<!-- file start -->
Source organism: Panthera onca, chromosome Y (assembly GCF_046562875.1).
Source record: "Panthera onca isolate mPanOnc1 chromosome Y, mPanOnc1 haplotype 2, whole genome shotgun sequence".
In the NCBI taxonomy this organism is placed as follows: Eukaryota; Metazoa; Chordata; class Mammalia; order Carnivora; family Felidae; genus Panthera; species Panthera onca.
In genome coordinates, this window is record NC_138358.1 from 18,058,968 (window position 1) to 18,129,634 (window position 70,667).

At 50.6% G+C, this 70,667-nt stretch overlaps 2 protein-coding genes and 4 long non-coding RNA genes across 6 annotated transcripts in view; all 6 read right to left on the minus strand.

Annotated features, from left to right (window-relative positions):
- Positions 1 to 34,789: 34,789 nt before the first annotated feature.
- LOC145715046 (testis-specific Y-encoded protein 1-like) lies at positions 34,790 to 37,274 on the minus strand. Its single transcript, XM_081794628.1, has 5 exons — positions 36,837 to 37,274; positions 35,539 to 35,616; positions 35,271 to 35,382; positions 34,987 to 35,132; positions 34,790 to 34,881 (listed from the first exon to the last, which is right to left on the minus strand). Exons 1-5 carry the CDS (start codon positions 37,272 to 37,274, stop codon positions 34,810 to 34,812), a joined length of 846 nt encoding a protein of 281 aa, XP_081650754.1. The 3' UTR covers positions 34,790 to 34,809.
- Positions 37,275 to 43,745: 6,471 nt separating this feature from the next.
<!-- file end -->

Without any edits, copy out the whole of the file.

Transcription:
Source organism: Panthera onca, chromosome Y (assembly GCF_046562875.1).
Source record: "Panthera onca isolate mPanOnc1 chromosome Y, mPanOnc1 haplotype 2, whole genome shotgun sequence".
In the NCBI taxonomy this organism is placed as follows: Eukaryota; Metazoa; Chordata; class Mammalia; order Carnivora; family Felidae; genus Panthera; species Panthera onca.
In genome coordinates, this window is record NC_138358.1 from 18,058,968 (window position 1) to 18,129,634 (window position 70,667).

At 50.6% G+C, this 70,667-nt stretch overlaps 2 protein-coding genes and 4 long non-coding RNA genes across 6 annotated transcripts in view; all 6 read right to left on the minus strand.

Annotated features, from left to right (window-relative positions):
- Positions 1 to 34,789: 34,789 nt before the first annotated feature.
- LOC145715046 (testis-specific Y-encoded protein 1-like) lies at positions 34,790 to 37,274 on the minus strand. Its single transcript, XM_081794628.1, has 5 exons — positions 36,837 to 37,274; positions 35,539 to 35,616; positions 35,271 to 35,382; positions 34,987 to 35,132; positions 34,790 to 34,881 (listed from the first exon to the last, which is right to left on the minus strand). Exons 1-5 carry the CDS (start codon positions 37,272 to 37,274, stop codon positions 34,810 to 34,812), a joined length of 846 nt encoding a protein of 281 aa, XP_081650754.1. The 3' UTR covers positions 34,790 to 34,809.
- Positions 37,275 to 43,745: 6,471 nt separating this feature from the next.